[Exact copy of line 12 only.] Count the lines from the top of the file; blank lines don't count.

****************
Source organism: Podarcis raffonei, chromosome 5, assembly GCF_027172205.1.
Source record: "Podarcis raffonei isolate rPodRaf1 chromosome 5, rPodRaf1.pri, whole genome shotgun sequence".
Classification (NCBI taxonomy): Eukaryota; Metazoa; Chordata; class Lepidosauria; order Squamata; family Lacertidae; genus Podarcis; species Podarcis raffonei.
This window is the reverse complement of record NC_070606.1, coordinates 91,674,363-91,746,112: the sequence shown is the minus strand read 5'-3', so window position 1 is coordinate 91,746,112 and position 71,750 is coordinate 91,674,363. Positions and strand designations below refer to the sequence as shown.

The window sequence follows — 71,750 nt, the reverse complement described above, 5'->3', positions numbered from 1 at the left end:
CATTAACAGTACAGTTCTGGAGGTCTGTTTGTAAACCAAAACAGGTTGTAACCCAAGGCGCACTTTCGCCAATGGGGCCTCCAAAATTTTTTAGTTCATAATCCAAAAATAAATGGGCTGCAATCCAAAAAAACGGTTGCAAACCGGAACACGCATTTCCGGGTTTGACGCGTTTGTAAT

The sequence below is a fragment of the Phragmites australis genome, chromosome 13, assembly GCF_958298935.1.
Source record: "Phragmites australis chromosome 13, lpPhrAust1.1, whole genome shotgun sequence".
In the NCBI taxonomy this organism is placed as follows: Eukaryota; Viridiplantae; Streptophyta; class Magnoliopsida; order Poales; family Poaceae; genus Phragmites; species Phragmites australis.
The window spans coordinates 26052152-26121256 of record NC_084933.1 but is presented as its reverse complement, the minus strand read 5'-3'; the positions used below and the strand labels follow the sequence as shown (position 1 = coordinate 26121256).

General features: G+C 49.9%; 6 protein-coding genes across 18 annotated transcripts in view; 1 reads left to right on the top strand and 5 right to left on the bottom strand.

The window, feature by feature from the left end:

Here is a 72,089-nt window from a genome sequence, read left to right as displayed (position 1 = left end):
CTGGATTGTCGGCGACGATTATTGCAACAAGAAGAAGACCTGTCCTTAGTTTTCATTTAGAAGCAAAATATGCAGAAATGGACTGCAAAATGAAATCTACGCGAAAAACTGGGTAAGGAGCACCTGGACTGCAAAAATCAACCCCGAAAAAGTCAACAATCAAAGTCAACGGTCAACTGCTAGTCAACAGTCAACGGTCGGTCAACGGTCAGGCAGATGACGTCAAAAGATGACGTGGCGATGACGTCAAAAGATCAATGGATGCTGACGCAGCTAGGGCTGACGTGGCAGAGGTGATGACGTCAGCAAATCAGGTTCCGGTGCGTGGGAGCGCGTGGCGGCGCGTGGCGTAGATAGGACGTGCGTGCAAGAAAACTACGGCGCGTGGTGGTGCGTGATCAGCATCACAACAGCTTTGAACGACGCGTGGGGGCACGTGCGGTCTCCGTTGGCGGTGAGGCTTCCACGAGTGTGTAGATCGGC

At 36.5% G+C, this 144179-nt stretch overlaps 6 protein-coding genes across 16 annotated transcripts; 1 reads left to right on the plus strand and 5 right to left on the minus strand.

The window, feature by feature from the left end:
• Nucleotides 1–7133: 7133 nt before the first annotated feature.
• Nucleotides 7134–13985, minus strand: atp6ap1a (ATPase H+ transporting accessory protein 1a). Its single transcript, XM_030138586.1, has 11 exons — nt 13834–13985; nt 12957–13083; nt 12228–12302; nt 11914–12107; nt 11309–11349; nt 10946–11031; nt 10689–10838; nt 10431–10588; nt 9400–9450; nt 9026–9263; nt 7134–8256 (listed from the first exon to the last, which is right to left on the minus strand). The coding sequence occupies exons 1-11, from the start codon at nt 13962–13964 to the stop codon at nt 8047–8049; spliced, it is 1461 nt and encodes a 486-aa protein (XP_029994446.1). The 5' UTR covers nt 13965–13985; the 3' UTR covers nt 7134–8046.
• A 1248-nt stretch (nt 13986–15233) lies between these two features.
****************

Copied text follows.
The window, feature by feature from the left end: